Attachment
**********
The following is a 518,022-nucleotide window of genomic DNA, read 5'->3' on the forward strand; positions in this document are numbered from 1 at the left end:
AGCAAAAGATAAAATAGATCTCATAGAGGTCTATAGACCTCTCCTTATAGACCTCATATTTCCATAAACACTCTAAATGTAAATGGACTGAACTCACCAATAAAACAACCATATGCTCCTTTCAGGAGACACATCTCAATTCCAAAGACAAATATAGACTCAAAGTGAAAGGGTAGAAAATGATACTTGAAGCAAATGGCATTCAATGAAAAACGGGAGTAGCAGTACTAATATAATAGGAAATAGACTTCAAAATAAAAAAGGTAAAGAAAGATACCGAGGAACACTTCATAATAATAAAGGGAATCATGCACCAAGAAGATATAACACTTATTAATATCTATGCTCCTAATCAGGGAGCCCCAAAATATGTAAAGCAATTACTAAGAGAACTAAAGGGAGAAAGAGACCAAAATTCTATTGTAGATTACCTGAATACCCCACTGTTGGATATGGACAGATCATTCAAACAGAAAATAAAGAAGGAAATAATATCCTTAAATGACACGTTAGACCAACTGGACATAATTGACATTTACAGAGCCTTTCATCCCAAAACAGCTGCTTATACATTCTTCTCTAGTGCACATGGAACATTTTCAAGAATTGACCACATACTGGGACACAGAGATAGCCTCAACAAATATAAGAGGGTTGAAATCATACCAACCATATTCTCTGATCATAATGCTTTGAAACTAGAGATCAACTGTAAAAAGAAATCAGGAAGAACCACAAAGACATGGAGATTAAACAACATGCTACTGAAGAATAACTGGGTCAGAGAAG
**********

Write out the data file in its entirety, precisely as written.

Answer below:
The following is a 518,022-nucleotide window of genomic DNA, read 5'->3' on the forward strand; positions in this document are numbered from 1 at the left end:
AGCAAAAGATAAAATAGATCTCATAGAGGTCTATAGACCTCTCCTTATAGACCTCATATTTCCATAAACACTCTAAATGTAAATGGACTGAACTCACCAATAAAACAACCATATGCTCCTTTCAGGAGACACATCTCAATTCCAAAGACAAATATAGACTCAAAGTGAAAGGGTAGAAAATGATACTTGAAGCAAATGGCATTCAATGAAAAACGGGAGTAGCAGTACTAATATAATAGGAAATAGACTTCAAAATAAAAAAGGTAAAGAAAGATACCGAGGAACACTTCATAATAATAAAGGGAATCATGCACCAAGAAGATATAACACTTATTAATATCTATGCTCCTAATCAGGGAGCCCCAAAATATGTAAAGCAATTACTAAGAGAACTAAAGGGAGAAAGAGACCAAAATTCTATTGTAGATTACCTGAATACCCCACTGTTGGATATGGACAGATCATTCAAACAGAAAATAAAGAAGGAAATAATATCCTTAAATGACACGTTAGACCAACTGGACATAATTGACATTTACAGAGCCTTTCATCCCAAAACAGCTGCTTATACATTCTTCTCTAGTGCACATGGAACATTTTCAAGAATTGACCACATACTGGGACACAGAGATAGCCTCAACAAATATAAGAGGGTTGAAATCATACCAACCATATTCTCTGATCATAATGCTTTGAAACTAGAGATCAACTGTAAAAAGAAATCAGGAAGAACCACAAAGACATGGAGATTAAACAACATGCTACTGAAGAATAACTGGGTCAGAGAAG